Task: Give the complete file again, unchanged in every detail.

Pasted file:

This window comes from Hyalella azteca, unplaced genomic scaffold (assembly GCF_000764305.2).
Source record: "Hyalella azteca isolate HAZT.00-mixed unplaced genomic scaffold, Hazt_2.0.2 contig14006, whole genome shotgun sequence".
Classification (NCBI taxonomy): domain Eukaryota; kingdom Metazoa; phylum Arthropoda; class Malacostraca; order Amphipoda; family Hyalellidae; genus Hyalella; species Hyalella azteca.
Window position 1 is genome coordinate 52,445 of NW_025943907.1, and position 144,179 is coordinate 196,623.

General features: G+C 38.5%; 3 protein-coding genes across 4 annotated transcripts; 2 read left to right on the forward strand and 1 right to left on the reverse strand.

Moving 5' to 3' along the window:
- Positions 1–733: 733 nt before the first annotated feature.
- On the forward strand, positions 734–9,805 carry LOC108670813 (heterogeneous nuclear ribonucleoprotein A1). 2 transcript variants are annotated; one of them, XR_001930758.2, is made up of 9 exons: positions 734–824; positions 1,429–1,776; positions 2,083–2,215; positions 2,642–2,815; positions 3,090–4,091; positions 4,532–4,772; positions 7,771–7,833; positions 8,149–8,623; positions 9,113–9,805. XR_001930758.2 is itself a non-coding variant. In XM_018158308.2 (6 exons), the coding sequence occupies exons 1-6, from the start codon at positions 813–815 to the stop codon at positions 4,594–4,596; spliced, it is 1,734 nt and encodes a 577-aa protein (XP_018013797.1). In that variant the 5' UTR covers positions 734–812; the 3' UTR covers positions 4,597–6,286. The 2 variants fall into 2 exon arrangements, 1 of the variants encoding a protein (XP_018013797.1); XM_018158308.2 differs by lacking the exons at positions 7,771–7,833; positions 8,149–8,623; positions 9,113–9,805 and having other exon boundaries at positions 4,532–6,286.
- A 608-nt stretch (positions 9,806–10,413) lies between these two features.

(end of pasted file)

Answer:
This window comes from Hyalella azteca, unplaced genomic scaffold (assembly GCF_000764305.2).
Source record: "Hyalella azteca isolate HAZT.00-mixed unplaced genomic scaffold, Hazt_2.0.2 contig14006, whole genome shotgun sequence".
Classification (NCBI taxonomy): domain Eukaryota; kingdom Metazoa; phylum Arthropoda; class Malacostraca; order Amphipoda; family Hyalellidae; genus Hyalella; species Hyalella azteca.
Window position 1 is genome coordinate 52,445 of NW_025943907.1, and position 144,179 is coordinate 196,623.

General features: G+C 38.5%; 3 protein-coding genes across 4 annotated transcripts; 2 read left to right on the forward strand and 1 right to left on the reverse strand.

Moving 5' to 3' along the window:
- Positions 1–733: 733 nt before the first annotated feature.
- On the forward strand, positions 734–9,805 carry LOC108670813 (heterogeneous nuclear ribonucleoprotein A1). 2 transcript variants are annotated; one of them, XR_001930758.2, is made up of 9 exons: positions 734–824; positions 1,429–1,776; positions 2,083–2,215; positions 2,642–2,815; positions 3,090–4,091; positions 4,532–4,772; positions 7,771–7,833; positions 8,149–8,623; positions 9,113–9,805. XR_001930758.2 is itself a non-coding variant. In XM_018158308.2 (6 exons), the coding sequence occupies exons 1-6, from the start codon at positions 813–815 to the stop codon at positions 4,594–4,596; spliced, it is 1,734 nt and encodes a 577-aa protein (XP_018013797.1). In that variant the 5' UTR covers positions 734–812; the 3' UTR covers positions 4,597–6,286. The 2 variants fall into 2 exon arrangements, 1 of the variants encoding a protein (XP_018013797.1); XM_018158308.2 differs by lacking the exons at positions 7,771–7,833; positions 8,149–8,623; positions 9,113–9,805 and having other exon boundaries at positions 4,532–6,286.
- A 608-nt stretch (positions 9,806–10,413) lies between these two features.